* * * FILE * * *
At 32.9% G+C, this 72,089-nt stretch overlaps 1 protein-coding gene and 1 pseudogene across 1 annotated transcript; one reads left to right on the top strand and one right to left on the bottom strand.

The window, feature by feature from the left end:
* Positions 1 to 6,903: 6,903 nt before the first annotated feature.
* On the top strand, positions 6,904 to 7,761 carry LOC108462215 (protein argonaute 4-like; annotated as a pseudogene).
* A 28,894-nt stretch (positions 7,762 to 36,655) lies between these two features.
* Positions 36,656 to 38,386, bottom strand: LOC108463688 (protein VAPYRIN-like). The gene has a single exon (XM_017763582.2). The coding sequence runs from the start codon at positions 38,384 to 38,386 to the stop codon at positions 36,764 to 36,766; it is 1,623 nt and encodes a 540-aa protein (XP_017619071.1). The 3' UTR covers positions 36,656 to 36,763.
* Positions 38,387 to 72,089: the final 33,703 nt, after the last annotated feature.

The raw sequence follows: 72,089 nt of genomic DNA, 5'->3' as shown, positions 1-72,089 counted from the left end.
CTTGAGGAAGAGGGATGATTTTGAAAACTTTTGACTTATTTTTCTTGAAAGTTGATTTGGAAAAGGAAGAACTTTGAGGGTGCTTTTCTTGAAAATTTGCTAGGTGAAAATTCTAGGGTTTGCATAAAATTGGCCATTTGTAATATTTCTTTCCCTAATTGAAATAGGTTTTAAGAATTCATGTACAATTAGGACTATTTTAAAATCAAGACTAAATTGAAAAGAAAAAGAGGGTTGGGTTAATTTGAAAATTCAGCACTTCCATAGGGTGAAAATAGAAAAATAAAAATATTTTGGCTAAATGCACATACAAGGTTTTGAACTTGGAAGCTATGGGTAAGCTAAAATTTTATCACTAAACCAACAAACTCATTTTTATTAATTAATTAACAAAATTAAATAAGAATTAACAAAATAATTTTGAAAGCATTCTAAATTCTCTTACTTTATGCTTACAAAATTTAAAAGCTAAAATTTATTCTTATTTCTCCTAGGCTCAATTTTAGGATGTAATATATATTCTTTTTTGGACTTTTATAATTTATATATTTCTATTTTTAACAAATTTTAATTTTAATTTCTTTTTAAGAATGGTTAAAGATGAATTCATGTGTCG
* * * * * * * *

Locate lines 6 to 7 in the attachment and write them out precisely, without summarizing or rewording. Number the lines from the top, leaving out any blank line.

* Positions 36,656 to 38,386, bottom strand: LOC108463688 (protein VAPYRIN-like). The gene has a single exon (XM_017763582.2). The coding sequence runs from the start codon at positions 38,384 to 38,386 to the stop codon at positions 36,764 to 36,766; it is 1,623 nt and encodes a 540-aa protein (XP_017619071.1). The 3' UTR covers positions 36,656 to 36,763.
* Positions 38,387 to 72,089: the final 33,703 nt, after the last annotated feature.